There is a restaurant in California that serves a mean burger and uncompromisingly refuses to change it in any way. No, we will not hold the bacon and no, there is no ketchup. This is how it is and you are going to like it, son.
There is a particular kind of a whiny customer who never comes back because he wants to have it his way. He is never missed, as the place is always packed to the gills by those who are smart enough to trust the chef.
I venture the spoiled brat who leaves in a huff goes straight to his computer to “improve” some classic strength training program. Because he is smarter than Rif, Dan John, or Geoff Neupert. After all, didn’t his momma tell him he was the number one every day of his life (while daddy powerlessly nodded)?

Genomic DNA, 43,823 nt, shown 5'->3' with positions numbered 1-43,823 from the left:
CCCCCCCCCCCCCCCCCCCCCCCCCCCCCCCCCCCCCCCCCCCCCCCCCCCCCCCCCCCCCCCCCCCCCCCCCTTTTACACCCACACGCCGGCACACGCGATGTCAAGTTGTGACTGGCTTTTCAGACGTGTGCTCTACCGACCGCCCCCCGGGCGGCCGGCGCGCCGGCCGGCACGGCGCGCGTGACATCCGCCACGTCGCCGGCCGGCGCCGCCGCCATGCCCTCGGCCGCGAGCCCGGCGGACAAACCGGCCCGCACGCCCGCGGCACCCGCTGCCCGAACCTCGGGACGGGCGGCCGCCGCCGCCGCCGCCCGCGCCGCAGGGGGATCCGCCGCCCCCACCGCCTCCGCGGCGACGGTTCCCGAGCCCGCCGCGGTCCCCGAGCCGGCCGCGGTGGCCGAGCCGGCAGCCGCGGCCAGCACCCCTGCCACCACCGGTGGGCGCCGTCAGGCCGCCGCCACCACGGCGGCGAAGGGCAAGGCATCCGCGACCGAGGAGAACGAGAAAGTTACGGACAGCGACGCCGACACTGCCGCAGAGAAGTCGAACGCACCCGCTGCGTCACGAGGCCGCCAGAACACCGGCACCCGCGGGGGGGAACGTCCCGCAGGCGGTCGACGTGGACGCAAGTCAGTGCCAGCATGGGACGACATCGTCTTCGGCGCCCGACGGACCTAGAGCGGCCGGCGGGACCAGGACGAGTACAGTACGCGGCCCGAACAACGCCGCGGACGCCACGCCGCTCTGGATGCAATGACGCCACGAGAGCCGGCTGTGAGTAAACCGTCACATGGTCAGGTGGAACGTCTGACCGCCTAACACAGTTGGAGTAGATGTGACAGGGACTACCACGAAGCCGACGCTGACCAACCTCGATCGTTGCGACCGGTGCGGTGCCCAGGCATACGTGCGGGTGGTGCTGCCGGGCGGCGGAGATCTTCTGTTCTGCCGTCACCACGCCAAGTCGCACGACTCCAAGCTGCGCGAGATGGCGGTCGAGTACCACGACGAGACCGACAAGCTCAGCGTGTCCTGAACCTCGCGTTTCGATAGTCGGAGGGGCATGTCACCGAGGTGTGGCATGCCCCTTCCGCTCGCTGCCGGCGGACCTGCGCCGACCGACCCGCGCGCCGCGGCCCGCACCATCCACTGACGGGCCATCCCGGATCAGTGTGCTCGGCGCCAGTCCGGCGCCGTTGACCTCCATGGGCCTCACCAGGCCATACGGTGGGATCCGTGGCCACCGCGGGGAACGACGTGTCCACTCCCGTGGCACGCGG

To make it worse, instead of quietly disfiguring the classic program in the privacy of his parents’ home, he has the audacity to go the Internet and bug the author. “Dan, can I do two lifts per workout on your one-lift-a-day program?”
Over forty years ago, Arkady Vorobyev—Olympic champion in weightlifting, scientist, and coach extraordinaire—quoted a famous Russian proverb in one of his books and it rings even more true today: “Eggs do not teach the chicken.”
Ironically, experienced coaches have the sense not to mess with their colleagues’ plans. When Cole Summers, today SFG Team Leader, took up kettlebell training, he did not try to reinvent the wheel. Even though, being Team Canada strength coach for several sports, he was more than qualified to do so. He got started on the ETK Right of Passage—and within months pressed a kettlebell weighing more than 100 pounds, at 59 years of age and bodyweight in the 180s.
I have news for you, son. Being full of yourself for no reason whatsoever is the ticket to wasting your twenties and possibly thirties. In training and in other aspects of your life.